13. A range of 100 kilometers stries me as meager for an air taxi. Still this is an interesting proof of conccept.

  14. cute, but I'm holding out for personal jet packs.

  15. What a wonderful benefit this will be to humanity. Sorry, I mean rich people.

  16. The same could have been said when cars were invented. Or computers. Or pretty much any new technology.

  17. More like a ferry than a taxi, but oh my, this is cool.

  18. I hope this article makes MTA officials sweat a little...

  19. 100km range is insufficient for most applications given the margins needed for safe operation. Improvements in battery performance will determine its success.

  20. What studies are being done on the impact on wildlife, noise levels over urban areas, and the safety of filling our skies with small aircraft?

  21. I can imagine an air train of flying taxis on prescribed flight paths alleviating crowding on highways and at airports. Fleets could be at the ready for fire & flood evacuations.

  22. Good for Larry. This is one of those moving forward ideas and it is good to learn about it. What is especially important is that it is electric.

  23. Oh, such glorious pileup accidents with a sky full of these things! And the possible loss of… well, let's see, two rich people per plane times say, 10-20 to a big wreck. Well, the death toll might be lower than for passenger cars. But then who would they land on in such crashes?

  24. With all the challenges face the human race, it’s too bad big tech thinks that flying taxis for the rich, autonomous vehicles, space tourism etc., are things to get exited about. We have real problems here on the the ground, but our billionaire man-children are shure they have the answer, and it’s toys.

  25. Hate to say it but this is an absurd nonstarter when it comes to serving social transportation needs. I'd vote for denser (walkable/bike-able) urban areas with mass, rapid transit - entirely underground. Dump the car. Flying taxis are just a ridiculous work around. After all, people fled to the suburbs (gutting the inner cities) not because it made sense but because it made the Big Three tons of money and land developers rich. Not to mention the retrograde effort to avoid the consequences of Brown v. Board of Education. I think it makes more sense to save hundreds of millions of people billions and trillions of man-hours rather than a hundred thousand people a few million man-hours. That's called simple math. If anyone wants to elevate this beyond my back-of-the-envelope calculations... be my guest.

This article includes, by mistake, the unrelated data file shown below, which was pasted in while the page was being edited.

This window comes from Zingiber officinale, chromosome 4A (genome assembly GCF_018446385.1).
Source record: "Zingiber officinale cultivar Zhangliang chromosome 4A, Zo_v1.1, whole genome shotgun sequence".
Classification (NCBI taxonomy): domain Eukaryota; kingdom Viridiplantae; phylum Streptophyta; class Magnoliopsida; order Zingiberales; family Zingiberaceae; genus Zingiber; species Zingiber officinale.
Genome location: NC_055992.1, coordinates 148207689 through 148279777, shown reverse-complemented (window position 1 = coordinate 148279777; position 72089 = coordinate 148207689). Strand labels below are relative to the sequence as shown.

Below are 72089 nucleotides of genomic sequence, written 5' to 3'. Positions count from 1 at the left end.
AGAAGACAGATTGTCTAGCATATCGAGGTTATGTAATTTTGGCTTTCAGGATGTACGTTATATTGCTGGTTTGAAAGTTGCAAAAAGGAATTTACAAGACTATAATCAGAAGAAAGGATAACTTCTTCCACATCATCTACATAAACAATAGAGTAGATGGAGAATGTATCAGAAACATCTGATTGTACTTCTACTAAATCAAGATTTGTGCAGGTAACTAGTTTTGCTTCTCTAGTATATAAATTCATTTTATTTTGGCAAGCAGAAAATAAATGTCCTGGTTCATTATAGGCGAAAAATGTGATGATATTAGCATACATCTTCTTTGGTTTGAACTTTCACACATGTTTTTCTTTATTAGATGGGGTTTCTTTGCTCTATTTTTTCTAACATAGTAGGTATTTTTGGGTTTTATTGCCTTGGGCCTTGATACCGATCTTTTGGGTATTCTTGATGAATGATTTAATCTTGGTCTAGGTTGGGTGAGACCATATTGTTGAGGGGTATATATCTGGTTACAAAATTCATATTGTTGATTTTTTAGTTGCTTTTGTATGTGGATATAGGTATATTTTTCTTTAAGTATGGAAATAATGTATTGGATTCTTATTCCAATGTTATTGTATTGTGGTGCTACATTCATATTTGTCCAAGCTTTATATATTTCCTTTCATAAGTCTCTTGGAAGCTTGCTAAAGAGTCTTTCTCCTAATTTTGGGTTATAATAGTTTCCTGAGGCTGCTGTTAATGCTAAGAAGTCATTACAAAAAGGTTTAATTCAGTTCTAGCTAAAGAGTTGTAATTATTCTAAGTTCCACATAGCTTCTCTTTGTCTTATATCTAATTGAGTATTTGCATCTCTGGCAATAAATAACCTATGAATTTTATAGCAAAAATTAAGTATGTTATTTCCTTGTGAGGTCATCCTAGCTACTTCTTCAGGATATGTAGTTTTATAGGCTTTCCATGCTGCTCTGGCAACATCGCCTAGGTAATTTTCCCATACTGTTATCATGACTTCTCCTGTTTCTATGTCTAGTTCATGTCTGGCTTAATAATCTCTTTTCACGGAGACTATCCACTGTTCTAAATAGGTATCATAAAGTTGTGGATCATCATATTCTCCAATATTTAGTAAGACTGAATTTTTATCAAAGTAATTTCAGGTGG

26. As if the world needed more high-tech playthings. What a waste of time.

  27. I guess if I have to ask how much a trip in one these babies would cost I can't afford it.

  28. God, what were the comments in the NYT when the Wright Brothers first flew, "who wants to fly" "this thing will never work" "where is the cabin and meal service" "only goes 600 feet, not practical"

  29. Just scanned the 30 comments already posted, and was surprised to see no one mentioned a huge and practical barrier: the current U.S. air traffic control (ATC) system. It can barely keep up with today’s traffic demands. ATC still runs on radar (cool technology in the 1930s; today not so much) and little paper strips that represent aircraft. Congress is uninterested in the solution that would hasten modernization toward GPS and other modern technology: spinning off the ATC system from the FAA into an independent, not-for-profit corporation like Canada and many other industrial countries (including New Zealand) have already done, with great success. The biggest opponents to the spinoff? The fat cats who use private jets, effectively represented by a trade association called NBAA. You might ask your senators and representatives about that!